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 Clarinet gone horn.
Author: Laurie 
Date:   2006-04-24 04:02

Hi all,

I'm a clarinet major, and am currently talking Advanced French Horn. For advanced french horn, i am required to do a nysmma level IV solo after one semester. Sounds Great right.. sure.. light problem.. I can't play horn!

I don't know what to do- My tone is terrible, hearing the intervals is crazy hard, and i'm so frustrated. I feel like i have no support or help from my teacher as well.

I'm practicing, i'm getting private tutoring and i really am trying. But i'm not going anywhere. What do i do to make it easier ? Any Suggestions ?

LBH

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 Re: Clarinet gone horn.
Author: David Peacham 
Date:   2006-04-25 22:21

Sing the piece before you play it. It'll make you think about the intervals, and it'll help you breath properly (though as a clarinet player, breathing shouldn't be a problem for you).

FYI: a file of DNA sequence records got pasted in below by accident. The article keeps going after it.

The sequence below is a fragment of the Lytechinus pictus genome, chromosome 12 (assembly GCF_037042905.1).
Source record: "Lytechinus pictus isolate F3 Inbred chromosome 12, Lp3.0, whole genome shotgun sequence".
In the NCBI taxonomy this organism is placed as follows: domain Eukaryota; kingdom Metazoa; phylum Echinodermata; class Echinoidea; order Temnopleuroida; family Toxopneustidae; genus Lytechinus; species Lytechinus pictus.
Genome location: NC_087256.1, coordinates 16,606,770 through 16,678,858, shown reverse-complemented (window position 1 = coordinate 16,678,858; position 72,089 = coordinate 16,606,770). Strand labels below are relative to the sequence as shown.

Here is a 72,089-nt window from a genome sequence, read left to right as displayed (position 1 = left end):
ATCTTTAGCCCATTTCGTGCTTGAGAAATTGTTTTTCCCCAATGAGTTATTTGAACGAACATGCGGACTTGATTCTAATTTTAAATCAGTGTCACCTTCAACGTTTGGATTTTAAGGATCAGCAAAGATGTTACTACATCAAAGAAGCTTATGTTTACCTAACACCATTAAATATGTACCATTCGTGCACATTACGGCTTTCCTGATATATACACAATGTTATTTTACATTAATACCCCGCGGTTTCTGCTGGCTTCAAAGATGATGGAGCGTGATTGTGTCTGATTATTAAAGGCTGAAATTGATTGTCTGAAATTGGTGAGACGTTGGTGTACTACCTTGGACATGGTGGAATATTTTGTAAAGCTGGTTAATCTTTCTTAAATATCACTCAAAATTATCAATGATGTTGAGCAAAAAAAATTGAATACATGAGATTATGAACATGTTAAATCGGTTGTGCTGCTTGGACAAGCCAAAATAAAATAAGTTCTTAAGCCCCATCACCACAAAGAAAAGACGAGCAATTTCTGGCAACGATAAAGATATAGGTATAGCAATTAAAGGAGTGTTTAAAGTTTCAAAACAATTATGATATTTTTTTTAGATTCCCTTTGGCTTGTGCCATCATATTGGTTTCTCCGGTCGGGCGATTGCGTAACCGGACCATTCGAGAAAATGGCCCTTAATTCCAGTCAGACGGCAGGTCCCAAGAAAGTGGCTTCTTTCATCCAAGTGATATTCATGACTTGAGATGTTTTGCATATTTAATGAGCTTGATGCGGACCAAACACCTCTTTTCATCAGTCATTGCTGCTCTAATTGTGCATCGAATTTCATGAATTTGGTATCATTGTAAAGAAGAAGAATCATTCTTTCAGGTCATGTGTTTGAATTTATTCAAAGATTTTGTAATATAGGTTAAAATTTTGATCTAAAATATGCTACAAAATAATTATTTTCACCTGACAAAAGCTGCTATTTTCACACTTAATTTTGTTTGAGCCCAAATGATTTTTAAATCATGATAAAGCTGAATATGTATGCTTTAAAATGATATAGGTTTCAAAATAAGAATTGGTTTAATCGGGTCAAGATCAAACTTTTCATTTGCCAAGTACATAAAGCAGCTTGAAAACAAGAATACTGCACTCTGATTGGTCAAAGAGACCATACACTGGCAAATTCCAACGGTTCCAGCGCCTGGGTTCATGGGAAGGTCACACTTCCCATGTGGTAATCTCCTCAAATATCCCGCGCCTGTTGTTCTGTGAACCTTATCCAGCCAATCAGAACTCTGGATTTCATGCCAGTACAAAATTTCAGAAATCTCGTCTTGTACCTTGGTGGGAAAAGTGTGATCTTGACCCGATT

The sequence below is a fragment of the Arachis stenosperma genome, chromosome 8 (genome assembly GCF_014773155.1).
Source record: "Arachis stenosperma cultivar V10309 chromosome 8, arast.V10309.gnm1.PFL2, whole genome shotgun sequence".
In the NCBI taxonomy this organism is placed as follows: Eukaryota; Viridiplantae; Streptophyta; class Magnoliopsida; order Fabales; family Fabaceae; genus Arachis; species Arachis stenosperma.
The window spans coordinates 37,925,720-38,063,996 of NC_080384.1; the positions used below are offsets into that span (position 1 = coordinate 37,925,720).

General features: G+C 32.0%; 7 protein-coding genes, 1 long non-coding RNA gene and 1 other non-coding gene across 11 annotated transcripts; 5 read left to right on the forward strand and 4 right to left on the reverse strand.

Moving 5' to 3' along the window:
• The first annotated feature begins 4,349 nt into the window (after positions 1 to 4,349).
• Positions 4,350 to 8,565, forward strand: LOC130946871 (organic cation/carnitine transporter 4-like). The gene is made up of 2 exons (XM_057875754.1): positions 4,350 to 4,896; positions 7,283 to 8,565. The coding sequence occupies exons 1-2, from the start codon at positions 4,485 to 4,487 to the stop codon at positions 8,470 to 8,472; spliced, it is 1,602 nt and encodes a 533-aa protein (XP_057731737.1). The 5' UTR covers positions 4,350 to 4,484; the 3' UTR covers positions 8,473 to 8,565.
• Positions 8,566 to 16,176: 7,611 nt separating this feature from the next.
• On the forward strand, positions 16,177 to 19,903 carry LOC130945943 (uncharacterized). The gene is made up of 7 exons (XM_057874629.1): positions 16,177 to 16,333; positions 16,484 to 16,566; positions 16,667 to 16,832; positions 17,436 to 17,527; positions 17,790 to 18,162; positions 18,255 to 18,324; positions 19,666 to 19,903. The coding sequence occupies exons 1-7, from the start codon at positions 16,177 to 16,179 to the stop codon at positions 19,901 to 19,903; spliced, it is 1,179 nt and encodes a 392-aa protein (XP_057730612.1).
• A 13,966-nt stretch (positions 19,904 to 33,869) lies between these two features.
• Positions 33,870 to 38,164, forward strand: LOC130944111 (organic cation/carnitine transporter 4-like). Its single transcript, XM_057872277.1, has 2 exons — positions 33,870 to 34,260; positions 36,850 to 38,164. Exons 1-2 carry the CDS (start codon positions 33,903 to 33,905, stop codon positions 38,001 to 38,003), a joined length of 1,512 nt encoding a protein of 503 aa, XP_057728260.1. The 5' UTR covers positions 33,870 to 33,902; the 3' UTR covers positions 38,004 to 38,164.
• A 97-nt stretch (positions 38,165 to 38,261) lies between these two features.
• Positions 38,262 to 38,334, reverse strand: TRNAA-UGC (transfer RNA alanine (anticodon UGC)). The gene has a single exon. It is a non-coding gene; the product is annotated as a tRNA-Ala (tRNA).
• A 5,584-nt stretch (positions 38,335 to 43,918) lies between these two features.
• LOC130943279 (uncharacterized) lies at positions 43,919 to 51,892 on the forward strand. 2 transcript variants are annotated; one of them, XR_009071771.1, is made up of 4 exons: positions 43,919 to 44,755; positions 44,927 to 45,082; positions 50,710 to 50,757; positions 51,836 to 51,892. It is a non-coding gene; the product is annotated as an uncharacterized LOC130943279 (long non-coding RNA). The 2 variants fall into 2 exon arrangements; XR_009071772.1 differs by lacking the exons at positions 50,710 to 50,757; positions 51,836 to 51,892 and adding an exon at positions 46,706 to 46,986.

I play the clarinet, not very well, and am attempting to learn the trombone. I played the horn for six years as a kid, but pretty badly. OK, very badly.

If you think the horn is hard, well, in some respects the trombone is even harder.

I'm not familiar with nyssma levels, but level IV after six months sounds challenging! What piece do you plan to play?

-----------

If there are so many people on this board unwilling or unable to have a civil and balanced discussion about important issues, then I shan't bother to post here any more.

To the great relief of many of you, no doubt.


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 Re: Clarinet gone horn.
Author: ClariTone 
Date:   2006-04-26 02:13

I agree that the trombone is a bit harder in some aspects than the french horn. Just some thoughts, how is your embouchure. Most hornists I believe use 2/3 upper lip and 1/3 lower lip inside the mouthpiece as well as the pucker/smile embouchure (at least thats what I was taught, and use with great success on the trombone). Do some googling on french horn basics like embouchure, distance between your upper teeth and lower teeth (on trombone you take the shank of the mouthpiece and bite down to determine about how wide to keep your mouth open), and fingerings/pitch tips. Also perphaps voice your concerns to your teacher. Tell him/her where and with what you are struggling, and maybe ask them to explain it differently if the answer still eludes you. Their job IS to teach, so they should be more than happy to accomodate. Also practice often. No amount of thought or research can replace good solid practice. Good Luck!!!

Clayton